It's likely that you have run into the terms visual acuity and twenty-twenty vision. As common as these terms may be, do you actually know their meaning? Understanding them will help you appreciate how an eye specialist evaluates your eyes when you have an eye exam.
20/20 actually refers to the accuracy of eyesight from 20 feet away. If you've been told you have 20/20 vision, it means that from 20 feet away you can see that which normal-sighted people can see from that distance. Did you know that 20/20 isn't the best possible visual acuity? The truth is, a considerable number of people have eyesight better than 20/20; for example, vision that measures 20/15, so what they could see at 20 feet, a person with normal vision might only be able to discriminate from 15 feet.
Your eyes are examined separately. When you're asked to look at the eye chart and read out the letters, the smallest row that you can read accurately determines the visual acuity of the eye that's being examined.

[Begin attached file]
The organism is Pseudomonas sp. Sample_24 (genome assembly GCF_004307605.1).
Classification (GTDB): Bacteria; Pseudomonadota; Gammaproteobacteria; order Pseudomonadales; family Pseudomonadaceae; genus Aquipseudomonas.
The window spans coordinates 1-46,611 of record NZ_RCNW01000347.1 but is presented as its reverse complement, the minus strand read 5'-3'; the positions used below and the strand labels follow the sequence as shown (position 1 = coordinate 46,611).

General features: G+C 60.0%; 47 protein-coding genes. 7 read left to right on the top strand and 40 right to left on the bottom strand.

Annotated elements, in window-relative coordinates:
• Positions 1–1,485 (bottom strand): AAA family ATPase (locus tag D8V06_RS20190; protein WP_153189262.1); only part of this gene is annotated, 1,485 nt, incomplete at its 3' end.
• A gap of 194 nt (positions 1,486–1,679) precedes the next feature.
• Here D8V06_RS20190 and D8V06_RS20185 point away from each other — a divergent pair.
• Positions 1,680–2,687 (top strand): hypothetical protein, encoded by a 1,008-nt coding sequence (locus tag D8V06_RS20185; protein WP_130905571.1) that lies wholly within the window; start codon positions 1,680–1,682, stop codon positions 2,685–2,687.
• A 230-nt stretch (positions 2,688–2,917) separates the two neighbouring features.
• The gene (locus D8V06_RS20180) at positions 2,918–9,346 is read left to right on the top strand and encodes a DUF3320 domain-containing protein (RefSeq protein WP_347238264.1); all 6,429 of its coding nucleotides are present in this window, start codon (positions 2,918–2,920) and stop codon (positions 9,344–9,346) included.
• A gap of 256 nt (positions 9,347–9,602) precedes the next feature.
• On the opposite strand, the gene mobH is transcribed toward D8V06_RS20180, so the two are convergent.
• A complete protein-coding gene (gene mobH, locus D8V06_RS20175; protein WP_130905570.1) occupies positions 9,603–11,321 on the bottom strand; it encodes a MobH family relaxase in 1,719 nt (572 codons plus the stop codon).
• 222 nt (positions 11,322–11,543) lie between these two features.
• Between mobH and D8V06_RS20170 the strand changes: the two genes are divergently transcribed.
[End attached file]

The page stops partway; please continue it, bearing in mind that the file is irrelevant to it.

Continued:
But 20/20 vision doesn't necessarily mean that your eyesight is totally free of flaws, because it only indicates how well you see at a distance. There are several other vital vision skills; being able to focus on close objects, contrast sensitivity, peripheral awareness, depth perception, eye coordination and color vision – these are all extremely important to your overall eyesight. And actually, a patient with 20/20 vision can certainly still have unhealthy eyes. Even people who have damage to the nerves within their eyes from diabetes, high blood pressure, glaucoma, or numerous other diseases can still have 20/20 vision without glasses. And because of this, your optometrist should always perform a comprehensive eye exam, and not just a regular eye chart test.
During your next eye exam, you'll know what we're looking for when we ask you to read letters from an eye chart!